Spanish Design Team Uses 3D Printed Mechanism to Create Images in Water

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img_7040-169x300What is it about water that’s so beautiful and entrancing? On an everyday level, it’s mundane – we drink it, cook with it, clean with it without giving it a second thought – but when we really look at it, it’s stunning. From a seemingly infinite, color-changing ocean to a tiny raindrop that contains rainbows, there’s nothing like water in terms of capturing and reflecting light and color. It’s no surprise that it’s a favorite subject of artists in every medium. But while the imagery of water can be painted, sculpted, and photographed in millions of different forms, the element itself is too ephemeral to actually create artwork with – other than, of course, when it’s mixed with paint or clay, or frozen and carved.

Nothing is impossible, however, especially in the art world, and a group of Spanish designers has come up with a way to create images with water thanks to a 3D printer. Eight members of Base42, a hacker group inside the larger collective Tecnoateneu Vilablareix, created a unique installation for this year’s Temps de Flors festival, a celebration of flowers taking place in Girona, Spain from May 7-15.

At first glance, the installation is merely a man-made waterfall – beautiful, but nothing that hasn’t been seen before in upscale shopping malls and hotel lobbies. As you stare at the silvery curtain of water, however, suddenly images begin to appear – letters, patterns and even flowers falling with the sheets of water and disappearing into the basin beneath. It’s a marvel to look at, and its design is a marvel of technology.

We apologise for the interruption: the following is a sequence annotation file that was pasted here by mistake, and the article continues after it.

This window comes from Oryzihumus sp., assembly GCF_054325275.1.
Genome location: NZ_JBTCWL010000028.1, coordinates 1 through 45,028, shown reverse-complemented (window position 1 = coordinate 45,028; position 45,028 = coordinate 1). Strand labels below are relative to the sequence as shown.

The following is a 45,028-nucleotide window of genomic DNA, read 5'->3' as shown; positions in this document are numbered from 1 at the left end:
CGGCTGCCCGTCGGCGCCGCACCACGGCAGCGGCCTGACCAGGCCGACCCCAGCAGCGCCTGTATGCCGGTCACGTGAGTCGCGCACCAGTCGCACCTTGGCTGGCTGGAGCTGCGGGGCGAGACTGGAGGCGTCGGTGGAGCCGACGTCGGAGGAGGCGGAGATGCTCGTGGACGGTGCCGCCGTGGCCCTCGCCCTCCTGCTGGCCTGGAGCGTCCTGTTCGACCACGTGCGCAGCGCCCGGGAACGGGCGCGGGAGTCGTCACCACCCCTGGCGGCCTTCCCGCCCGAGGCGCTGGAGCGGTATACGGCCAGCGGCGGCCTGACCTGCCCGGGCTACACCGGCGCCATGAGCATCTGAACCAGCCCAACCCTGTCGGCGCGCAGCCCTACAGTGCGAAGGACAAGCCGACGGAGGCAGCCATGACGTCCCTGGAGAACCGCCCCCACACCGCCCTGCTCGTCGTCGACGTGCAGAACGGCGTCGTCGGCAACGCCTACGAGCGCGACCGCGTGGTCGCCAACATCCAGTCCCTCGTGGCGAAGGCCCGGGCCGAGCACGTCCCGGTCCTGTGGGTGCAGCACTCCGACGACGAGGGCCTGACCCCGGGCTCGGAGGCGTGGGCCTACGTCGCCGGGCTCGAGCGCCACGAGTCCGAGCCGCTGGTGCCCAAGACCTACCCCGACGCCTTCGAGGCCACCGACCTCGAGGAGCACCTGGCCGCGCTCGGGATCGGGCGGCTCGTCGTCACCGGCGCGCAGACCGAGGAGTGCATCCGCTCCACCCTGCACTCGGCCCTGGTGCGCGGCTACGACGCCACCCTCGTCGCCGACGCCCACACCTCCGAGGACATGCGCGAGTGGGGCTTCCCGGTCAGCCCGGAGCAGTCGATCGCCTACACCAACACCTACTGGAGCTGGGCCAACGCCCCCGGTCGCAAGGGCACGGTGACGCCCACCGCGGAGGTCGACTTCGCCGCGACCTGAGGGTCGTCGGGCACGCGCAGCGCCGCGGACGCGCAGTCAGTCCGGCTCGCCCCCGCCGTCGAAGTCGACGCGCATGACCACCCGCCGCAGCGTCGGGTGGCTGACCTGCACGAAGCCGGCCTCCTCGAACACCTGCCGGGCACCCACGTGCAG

TecnoateneuBannerThe magic of the waterfall comes from 128 3D printed nozzles and 64 3D printed valves. The nozzles release jets of water that fall in a curtain, while the valves control which nozzles operate from moment to moment. Each valve controls two nozzles, and four Arduino Nanos were programmed to command the valves to open and close at predetermined intervals, allowing the water to fall in visible shapes and patterns. A separate Arduino Mega supplies a WiFi connection, and once the Nanos issue their commands, the valves respond within milliseconds, thus enabling the imagery to change as quickly as the water can fall.

eq2Qv2The entire internal mechanism of the water curtain is 3D printed, and building it was a time- and labor-intensive process. 16 print hours were required to complete the valves and nozzles, which were designed using SOLIDWORKS and Simplify3D and then printed in ABS and PLA. Lighting was added to illuminate the water curtain at night and add a bit of extra pop to the images.

According to Base42, they designed the water curtain with its blink-and-you’ll-miss-it flower imagery to illustrate the “beautiful but…fleeting” nature of flowers. What better medium to depict that fleeting nature than water, which itself changes from second to second?

“The technology today allows us to…live this magical moment of joy, giving us the beautiful flower in the middle of the water flowing,” states Base42.

Members of the team included Anthony Martorano, Josep Armengol, Lluis Vilarrubí, Martin Fabregas, Jordi Fàbregas, Fausto Zapata, Xavi Mir and Josep M. Escubedo.

The installation is beautiful indeed, and is in itself ephemeral, as it will last only as long as Temps de Flors – for now, anyway. Base42 has expressed that they would like to take the water curtain to other festivals and exhibits, which would be appropriate to their subject – flowers may disappear, but they always come back. Discuss this mix of technology and art in the 3D Printed Valves & Nozzles forum over at 3DPB.com.

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